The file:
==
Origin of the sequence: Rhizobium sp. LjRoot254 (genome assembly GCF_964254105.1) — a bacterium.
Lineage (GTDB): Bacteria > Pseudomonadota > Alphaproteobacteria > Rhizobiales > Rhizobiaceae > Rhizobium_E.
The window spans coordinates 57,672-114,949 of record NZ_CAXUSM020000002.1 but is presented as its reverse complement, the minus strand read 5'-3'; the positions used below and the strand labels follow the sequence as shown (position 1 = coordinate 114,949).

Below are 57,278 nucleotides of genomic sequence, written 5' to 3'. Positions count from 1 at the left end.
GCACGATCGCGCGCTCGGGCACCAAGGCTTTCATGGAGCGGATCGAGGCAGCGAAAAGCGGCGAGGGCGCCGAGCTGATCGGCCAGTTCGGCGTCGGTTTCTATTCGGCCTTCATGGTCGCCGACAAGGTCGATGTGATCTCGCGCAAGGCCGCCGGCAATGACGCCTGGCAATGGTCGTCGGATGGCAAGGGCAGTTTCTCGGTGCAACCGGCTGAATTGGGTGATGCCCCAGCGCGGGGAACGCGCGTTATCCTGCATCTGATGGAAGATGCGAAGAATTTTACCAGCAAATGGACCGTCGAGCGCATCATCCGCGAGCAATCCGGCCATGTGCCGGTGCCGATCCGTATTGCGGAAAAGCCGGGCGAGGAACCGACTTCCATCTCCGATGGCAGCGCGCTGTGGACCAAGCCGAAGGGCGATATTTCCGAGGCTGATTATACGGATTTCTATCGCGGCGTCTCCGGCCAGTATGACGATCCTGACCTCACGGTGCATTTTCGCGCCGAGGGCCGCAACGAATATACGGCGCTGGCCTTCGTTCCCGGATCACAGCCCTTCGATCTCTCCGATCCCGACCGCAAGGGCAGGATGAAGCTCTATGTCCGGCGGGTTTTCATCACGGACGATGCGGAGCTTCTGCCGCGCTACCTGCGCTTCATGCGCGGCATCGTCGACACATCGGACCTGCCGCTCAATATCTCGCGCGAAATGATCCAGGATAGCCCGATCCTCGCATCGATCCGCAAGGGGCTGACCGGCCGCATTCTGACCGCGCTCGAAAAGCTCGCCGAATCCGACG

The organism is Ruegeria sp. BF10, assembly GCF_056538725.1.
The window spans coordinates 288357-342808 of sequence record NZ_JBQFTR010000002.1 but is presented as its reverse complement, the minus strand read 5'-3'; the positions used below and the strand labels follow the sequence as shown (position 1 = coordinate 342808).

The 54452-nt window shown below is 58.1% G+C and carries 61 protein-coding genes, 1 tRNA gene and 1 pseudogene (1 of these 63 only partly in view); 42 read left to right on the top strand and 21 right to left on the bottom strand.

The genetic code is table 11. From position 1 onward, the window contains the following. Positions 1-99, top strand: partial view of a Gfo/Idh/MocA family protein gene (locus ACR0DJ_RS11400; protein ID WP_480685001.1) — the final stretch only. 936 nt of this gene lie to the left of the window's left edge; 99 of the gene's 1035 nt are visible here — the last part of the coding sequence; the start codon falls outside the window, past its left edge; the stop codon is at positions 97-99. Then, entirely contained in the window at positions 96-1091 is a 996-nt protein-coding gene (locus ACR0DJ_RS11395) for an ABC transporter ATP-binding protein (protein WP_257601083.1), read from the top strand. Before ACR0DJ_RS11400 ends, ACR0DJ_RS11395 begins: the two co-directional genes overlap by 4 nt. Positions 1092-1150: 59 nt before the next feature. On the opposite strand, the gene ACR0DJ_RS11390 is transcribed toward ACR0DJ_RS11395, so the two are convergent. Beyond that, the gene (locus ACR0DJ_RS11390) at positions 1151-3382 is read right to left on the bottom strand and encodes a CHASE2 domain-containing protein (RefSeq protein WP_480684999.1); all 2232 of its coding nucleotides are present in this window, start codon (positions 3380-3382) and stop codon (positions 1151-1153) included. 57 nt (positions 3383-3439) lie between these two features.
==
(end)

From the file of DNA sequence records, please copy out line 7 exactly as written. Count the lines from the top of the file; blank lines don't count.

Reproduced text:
The window spans coordinates 288357-342808 of sequence record NZ_JBQFTR010000002.1 but is presented as its reverse complement, the minus strand read 5'-3'; the positions used below and the strand labels follow the sequence as shown (position 1 = coordinate 342808).